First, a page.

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Let's assume I have three constructs measured with different Likert scales

  • Construct 1 - Measured with a 7-point Likert scale
  • Construct 2 - Measured with a 9-point Likert scale
  • Construct 3 - Measured with a 5-point Likert scale

Is it possible to conduct a Pearson correlation with these constructs? Or will the results of such a correlation be wrong, due to the different scales (7-point, 9-point, and 5-point)?

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  • $\begingroup$ A Pearson correlation is even defined for binary variables (say with values 0 and 1 but any two distinct values will do). It is just crucial that neither variable is constant. stats.stackexchange.com/questions/103801/… $\endgroup$ – Nick Cox May 22 '17 at 17:36
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Yes, it is perfectly valid to conduct a Pearson's correlation between variables with different scales. The correlation coefficient is a standardized measure, so it is not influenced by scale.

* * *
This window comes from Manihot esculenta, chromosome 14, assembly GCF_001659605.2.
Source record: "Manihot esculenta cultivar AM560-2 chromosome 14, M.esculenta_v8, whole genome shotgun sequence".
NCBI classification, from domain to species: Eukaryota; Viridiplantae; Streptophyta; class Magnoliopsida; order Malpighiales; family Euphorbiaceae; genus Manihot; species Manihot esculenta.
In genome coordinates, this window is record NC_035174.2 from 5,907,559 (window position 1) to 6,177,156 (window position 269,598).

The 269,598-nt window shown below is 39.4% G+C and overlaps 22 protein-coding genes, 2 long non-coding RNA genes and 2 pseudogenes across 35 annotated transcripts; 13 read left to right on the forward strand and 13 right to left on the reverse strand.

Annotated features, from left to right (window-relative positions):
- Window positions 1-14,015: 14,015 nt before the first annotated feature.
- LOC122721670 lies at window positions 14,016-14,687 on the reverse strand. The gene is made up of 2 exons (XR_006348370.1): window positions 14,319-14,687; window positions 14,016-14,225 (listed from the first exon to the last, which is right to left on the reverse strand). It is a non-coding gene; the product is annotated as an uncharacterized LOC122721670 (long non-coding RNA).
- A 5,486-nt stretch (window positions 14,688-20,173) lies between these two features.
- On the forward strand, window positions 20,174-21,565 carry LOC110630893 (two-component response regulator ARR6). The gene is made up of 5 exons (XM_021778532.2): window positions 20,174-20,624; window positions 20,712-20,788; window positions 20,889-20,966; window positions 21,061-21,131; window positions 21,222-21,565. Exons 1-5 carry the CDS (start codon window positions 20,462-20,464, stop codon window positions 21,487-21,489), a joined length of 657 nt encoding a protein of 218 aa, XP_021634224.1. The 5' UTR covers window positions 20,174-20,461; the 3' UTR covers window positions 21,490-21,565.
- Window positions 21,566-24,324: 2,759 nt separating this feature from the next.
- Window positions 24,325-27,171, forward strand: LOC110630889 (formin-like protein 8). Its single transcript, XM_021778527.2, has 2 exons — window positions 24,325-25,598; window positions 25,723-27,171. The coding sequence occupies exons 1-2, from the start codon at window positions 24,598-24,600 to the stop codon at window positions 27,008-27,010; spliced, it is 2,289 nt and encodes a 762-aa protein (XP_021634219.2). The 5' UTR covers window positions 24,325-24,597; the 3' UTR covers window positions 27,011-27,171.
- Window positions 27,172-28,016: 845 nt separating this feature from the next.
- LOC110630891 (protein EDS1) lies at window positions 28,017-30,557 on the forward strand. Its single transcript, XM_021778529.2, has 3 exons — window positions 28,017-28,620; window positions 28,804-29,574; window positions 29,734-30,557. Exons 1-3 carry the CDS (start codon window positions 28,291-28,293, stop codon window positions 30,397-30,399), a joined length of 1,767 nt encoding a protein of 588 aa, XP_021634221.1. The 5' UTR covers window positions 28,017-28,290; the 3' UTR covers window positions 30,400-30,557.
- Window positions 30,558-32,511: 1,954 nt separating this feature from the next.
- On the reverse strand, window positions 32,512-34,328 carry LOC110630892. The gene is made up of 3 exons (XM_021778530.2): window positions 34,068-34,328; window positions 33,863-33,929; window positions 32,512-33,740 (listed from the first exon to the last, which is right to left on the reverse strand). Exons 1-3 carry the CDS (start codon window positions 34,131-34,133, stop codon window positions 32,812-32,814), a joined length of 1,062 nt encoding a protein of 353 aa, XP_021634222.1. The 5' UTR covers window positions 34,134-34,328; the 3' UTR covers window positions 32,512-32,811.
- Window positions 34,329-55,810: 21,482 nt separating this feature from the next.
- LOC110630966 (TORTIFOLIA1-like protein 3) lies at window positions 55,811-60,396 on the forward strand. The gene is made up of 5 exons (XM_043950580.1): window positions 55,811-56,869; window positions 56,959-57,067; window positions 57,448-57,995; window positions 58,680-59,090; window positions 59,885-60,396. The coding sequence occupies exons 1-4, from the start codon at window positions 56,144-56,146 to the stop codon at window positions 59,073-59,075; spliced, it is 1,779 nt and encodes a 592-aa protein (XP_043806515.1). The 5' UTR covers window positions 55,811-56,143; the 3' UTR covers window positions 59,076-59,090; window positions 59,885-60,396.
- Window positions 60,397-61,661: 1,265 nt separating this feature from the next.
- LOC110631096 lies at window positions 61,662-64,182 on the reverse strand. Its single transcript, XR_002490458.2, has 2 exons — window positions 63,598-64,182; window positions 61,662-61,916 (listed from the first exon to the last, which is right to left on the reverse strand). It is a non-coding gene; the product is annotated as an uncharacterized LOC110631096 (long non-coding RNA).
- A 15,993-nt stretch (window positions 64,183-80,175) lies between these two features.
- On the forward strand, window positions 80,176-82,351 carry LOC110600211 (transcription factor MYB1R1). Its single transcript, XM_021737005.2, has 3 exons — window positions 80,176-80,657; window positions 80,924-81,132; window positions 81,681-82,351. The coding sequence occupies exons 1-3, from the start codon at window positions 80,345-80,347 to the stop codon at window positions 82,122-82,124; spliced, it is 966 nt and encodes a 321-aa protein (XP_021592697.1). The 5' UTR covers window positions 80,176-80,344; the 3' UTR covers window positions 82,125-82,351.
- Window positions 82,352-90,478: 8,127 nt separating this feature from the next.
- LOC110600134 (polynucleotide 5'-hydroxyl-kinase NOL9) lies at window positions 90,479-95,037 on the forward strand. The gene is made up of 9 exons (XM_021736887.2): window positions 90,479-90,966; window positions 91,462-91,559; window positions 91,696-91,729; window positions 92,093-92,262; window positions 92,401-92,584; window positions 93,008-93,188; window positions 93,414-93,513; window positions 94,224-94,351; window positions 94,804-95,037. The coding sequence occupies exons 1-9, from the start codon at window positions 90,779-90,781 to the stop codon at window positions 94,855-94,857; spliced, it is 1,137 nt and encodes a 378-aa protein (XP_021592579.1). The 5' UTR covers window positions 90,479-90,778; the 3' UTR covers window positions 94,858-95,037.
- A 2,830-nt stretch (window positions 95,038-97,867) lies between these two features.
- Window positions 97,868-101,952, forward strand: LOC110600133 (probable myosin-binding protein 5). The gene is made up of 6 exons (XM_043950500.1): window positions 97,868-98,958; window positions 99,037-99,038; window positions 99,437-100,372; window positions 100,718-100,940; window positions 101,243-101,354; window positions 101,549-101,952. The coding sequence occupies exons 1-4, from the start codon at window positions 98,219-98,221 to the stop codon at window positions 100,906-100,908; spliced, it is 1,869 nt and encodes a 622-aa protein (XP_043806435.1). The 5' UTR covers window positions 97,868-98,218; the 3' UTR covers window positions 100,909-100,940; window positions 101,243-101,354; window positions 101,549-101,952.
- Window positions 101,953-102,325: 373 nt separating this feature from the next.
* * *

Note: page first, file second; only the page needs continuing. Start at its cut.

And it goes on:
Here is a small simulation I did. First, I generate data on 7, 9, and 5 point scales. Then, I calculate correlation coefficients between each pair of variables. Then I standardize the variables (so they are all on the same scale), and do the same correlation matrix. As you can see, the correlation matrices are the same.

> set.seed(1839) # set seed for replicability
> c1 <- sample(1:7, 100, TRUE) # generating 7 point scale
> c2 <- sample(1:9, 100, TRUE) # generating 9 point scale
> c3 <- sample(1:5, 100, TRUE) # generating 5 point scale
> data <- data.frame(c1, c2, c3) # making data frame with original scales
> cor(data) # correlation matrix with original scales
           c1         c2         c3
c1 1.00000000 0.06659190 0.08941637
c2 0.06659190 1.00000000 0.02127672
c3 0.08941637 0.02127672 1.00000000
> 
> Zdata <- data.frame(scale(c1), scale(c2), scale(c3)) # making data frame with z-scored variables
> # thus, this makes them all on the same scale
> cor(Zdata) # correlation matrix with z-scored variables
           scale.c1.  scale.c2.  scale.c3.
scale.c1. 1.00000000 0.06659190 0.08941637
scale.c2. 0.06659190 1.00000000 0.02127672
scale.c3. 0.08941637 0.02127672 1.00000000
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